According to the New York Times, the American clergy are suffering from the commercialization of religion:
The pastoral vocation is to help people grow spiritually, resist their lowest impulses and adopt higher, more compassionate ways. But churchgoers increasingly want pastors to soothe and entertain them. It’s apparent in the theater-style seating and giant projection screens in churches and in mission trips that involve more sightseeing than listening to the local people.
As a result, pastors are constantly forced to choose, as they work through congregants’ daily wish lists in their e-mail and voice mail, between paths of personal integrity and those that portend greater job security. As religion becomes a consumer experience, the clergy become more unhappy and unhealthy.
As religion becomes a consumer experience, the composition of the clergy will change. And this, in turn, will change theology in America. Instead of challenging the status quo of consumerism and polarized politics, Christian theology will come to support it. Our society needs good theology, and good theologians to develop that theology.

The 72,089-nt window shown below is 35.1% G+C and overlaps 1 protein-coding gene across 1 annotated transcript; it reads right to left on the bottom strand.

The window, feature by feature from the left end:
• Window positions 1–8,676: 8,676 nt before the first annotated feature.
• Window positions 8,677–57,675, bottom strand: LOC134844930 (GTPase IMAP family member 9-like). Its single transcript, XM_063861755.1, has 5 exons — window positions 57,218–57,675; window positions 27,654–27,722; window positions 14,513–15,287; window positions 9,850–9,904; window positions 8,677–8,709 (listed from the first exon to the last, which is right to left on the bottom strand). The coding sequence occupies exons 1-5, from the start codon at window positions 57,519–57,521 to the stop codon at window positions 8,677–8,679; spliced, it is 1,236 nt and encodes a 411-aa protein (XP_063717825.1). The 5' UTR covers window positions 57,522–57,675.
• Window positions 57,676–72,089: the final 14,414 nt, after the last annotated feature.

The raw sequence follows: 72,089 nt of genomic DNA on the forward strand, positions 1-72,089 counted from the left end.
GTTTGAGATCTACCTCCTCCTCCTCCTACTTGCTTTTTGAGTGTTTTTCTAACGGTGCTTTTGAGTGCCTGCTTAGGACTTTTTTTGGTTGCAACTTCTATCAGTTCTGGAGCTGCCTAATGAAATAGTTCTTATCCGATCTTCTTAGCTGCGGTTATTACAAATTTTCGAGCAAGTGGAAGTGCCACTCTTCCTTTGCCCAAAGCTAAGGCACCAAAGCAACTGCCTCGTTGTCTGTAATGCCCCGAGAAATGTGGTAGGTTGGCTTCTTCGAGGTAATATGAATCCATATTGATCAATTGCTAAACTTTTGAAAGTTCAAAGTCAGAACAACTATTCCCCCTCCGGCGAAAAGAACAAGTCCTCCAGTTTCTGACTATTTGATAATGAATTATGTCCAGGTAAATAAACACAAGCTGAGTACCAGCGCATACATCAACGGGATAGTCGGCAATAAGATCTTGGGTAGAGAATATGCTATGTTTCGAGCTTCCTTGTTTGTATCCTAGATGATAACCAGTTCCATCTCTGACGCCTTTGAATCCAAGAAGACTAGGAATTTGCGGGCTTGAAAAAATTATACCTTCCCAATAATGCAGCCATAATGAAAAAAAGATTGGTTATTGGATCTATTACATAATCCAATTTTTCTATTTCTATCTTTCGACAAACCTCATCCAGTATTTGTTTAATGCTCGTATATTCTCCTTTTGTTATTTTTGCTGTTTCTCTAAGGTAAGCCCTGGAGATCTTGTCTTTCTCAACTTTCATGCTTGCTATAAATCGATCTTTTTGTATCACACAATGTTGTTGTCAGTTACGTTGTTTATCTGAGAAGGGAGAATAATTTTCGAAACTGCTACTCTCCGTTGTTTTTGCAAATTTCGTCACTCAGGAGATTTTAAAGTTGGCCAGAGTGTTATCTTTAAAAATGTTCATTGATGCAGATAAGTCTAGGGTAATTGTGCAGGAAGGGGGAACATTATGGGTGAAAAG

But why does this matter for economics? I think Shane Claiborne explains it well, in The Irresistible Revolution:
In addition to rooting simplicity in love, it also seems crucial that economic practices be theologically grounded. I am convinced that most of the terribly disturbing things that are happening in our world in the name of Christ and Christianity are primarily the result of not malicious people but of bad theology. (At least, I want to believe that.) And the answer to bad theology is not no theology, but good theology. So rather than distancing ourselves from religious language and biblical study, let’s dive right in, correcting bad theology with good theology, correcting distorted understandings of the warrior God by internalizing the slaughtered Lamb, correcting the health-and-wealth gospel by following the homeless Rabbi.